September 29, 2010
Ever been to northeast Washington? Not the north-central part of the state, the land of Banks Lake down to Potholes Reservoir, but the real northeast corner, from Okanogan and Colville over to Metaline Falls and Newport, encompassing the eastern edge of Okanogan County and all of Ferry, Stevens, Pend Oreille, and the north half of Lincoln counties. If you have, you know this is some of the most breathtaking country on which you'll ever lay eyes. It's windswept, vacant of billboards, devoid of freeways, quiet, peaceful and teeming with wildlife of every description. This is heaven fallen to earth for the hardcore woodsman.
Even better, this gorgeous landscape offers some of the finest turkey hunting to be had anywhere. Make no mistake: This is no sissified urban tarn that would have girlymen waxing eloquently. No, sir. This isn't easy country at all. But if you know what you're doing, where to go and where to hunt, you'll have some of the best turkey hunting of your life, in some of the best country you've ever experienced.
Northeast Washington is home to a burgeoning population of Merriam's turkeys -- and that may be an understatement.
"Why is northeast Washington such a good spot for turkey hunters? Because there are so many turkeys there," quips Mick Cope, the upland game section manager for the Washington Department of Fish and Wildlife. With flocks as big as these, it's easy to find humor in such a situation until the birds become a nuisance.
As with all wild turkeys, Merriam's are easily domesticated. Landowners in some of the region's low-lying areas, such as the Colville Valley, are prone to befriending the first two or three turkeys that show up in their backyards. Two or three birds are a novelty, so landowners ignorantly start feeding them. Before they know it, says Cope, they'll have 200 to 300 birds strutting in their backyards. Things often get ugly when hundreds of turkeys accustomed to getting handouts compete to be first in line anytime a human walks outside.
And it's not just Merriam's, either. While most of the state's Rio Grande birds are concentrated in southeast Washington's Blue Mountains, there's also a remnant population living amongst the Merriam's birds south of the Spokane River in northern Lincoln County.
BIRDS OF THE '60s
Turkeys in this part of the state are naturally occurring now that the WDFW has suspended major planting operations here. Only a small amount of supplemental or augmenting transfers are conducted by the agency these days, mostly in response to nuisance and crop damage complaints from landowners. "We haven't added turkeys as part of any turkey enhancement programs or established new populations since the late 1990s," Cope reports. "We've only done a little augmenting here and there since then."
The birds, however, are not indigenous. They were first planted in northeast Washington back in 1960, with birds from South Dakota and New Mexico.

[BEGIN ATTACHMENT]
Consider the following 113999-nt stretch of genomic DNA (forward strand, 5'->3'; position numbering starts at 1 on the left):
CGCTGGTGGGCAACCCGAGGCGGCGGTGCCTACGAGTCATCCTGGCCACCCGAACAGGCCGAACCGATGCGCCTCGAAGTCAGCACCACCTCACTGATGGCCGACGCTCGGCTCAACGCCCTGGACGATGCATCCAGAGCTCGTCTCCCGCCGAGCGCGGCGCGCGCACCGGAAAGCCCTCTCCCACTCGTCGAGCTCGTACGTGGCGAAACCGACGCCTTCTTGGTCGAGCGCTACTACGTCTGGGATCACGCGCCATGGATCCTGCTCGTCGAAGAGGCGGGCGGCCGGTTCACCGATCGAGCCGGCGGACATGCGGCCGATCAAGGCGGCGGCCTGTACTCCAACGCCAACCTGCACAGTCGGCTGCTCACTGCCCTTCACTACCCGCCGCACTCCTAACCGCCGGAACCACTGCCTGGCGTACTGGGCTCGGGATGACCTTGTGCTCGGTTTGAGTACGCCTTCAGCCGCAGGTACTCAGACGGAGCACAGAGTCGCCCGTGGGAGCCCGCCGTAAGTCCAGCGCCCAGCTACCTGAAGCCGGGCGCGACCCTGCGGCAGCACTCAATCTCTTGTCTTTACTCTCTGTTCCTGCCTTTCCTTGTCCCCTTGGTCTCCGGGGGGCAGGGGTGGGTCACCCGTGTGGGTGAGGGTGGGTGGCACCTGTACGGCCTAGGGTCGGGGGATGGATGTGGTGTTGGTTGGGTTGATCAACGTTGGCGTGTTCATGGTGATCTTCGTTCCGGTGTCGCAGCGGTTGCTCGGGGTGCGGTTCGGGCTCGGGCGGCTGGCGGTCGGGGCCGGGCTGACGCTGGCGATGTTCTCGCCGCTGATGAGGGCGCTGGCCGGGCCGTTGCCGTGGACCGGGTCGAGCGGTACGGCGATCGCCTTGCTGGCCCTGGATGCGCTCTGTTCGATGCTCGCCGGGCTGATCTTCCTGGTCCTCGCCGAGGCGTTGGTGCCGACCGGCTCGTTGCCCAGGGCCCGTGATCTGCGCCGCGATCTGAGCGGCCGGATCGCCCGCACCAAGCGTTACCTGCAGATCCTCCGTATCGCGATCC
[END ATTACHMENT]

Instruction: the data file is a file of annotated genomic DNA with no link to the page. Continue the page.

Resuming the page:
"They seem to be doing very well," Cope adds. "Merriam's are a hardy strain of bird, and the terrain in that part of the state suits them well."
By terrain, Cope means ponderosa pine forests, which provide year-round cover and forage even during heavy snow years. The turkeys thrive in these rich pine woods, while adjacent valleys, pastures and croplands provide them with even more forage bases. Relatively mild winters over the past few years have also meant no major winterkill.
"Turkeys are associated with ponderosa pine forests for the most part," Cope confirms. "They provide good, year-round habitat, plenty of winter food in most areas where that habitat exists. Plus we'll also have quite a few turkeys get down in the valley bottoms to forage. That's when we tend to have problems with people wanting to feed them."
TOP HARVEST SPOT, BY FAR
Not surprisingly, Northeast Washington, or Turkey Population Management Unit (PMU) 10, is the state's top harvest spot for turkeys by a wide margin. "It's something like 5,095 birds harvested statewide last season," Cope points out, "with 3,333 birds coming from the northeast. It also means a lot of hunters are going there. Roughly three-fifths of all our state's turkey hunters are centered in that area in the spring and fall."
Washington hunters have set records for turkey harvest in the past two consecutive years. Cope says more than 10,000 hunters participated in the spring 2004 turkey season alone.
The sport has never been as popular in the Evergreen State, as evidenced by the 1,632 tags sold, for example, in 1991 and the 27,000 tags sold in 2001. Harvest numbers have also climbed. Compare the 194 birds killed by hunters in 1991 to that 5,095 figure used by Cope to describe success in the 2004 season.
Statistically, the best units last season were Huckleberry (1,035 birds harvested); 49 Degrees North (555 turkeys); Mt. Spokane (396 turkeys); Roosevelt (318 turkeys); Sherman (277 turkeys); Douglas (253 turkeys); Kelly Hill (163 turkeys); and Selkirk (109 turkeys).
WESTERN WASHINGTON TOMS
If Northeast Washington isn't in your plans this spring, Western Washington also offers turkey hunting, albeit with more hunters than birds.
"We've got some turkey hunting on the west side, but the harvest is only about 40 to 60 birds per year," says Mick Cope of the Washington Department of Fish and Wildlife. "We've had them on the west side for many years, but these birds are hard to hunt. The habitat is thick, and sounds don't carry well. Plus, it's usually quite rainy in the spring."
Ironically, Western Washington's turkeys are made up of the Eastern subspecies. They're generally found below 3,500 feet and typically south of Olympia on both sides of I-5.
So-called hotspots include the Nooksack and Stillaguamish drainages (which produced just five birds last spring); the area around Mossyrock (four birds); the Coweeman Unit (seven); and the Wind River Unit (four).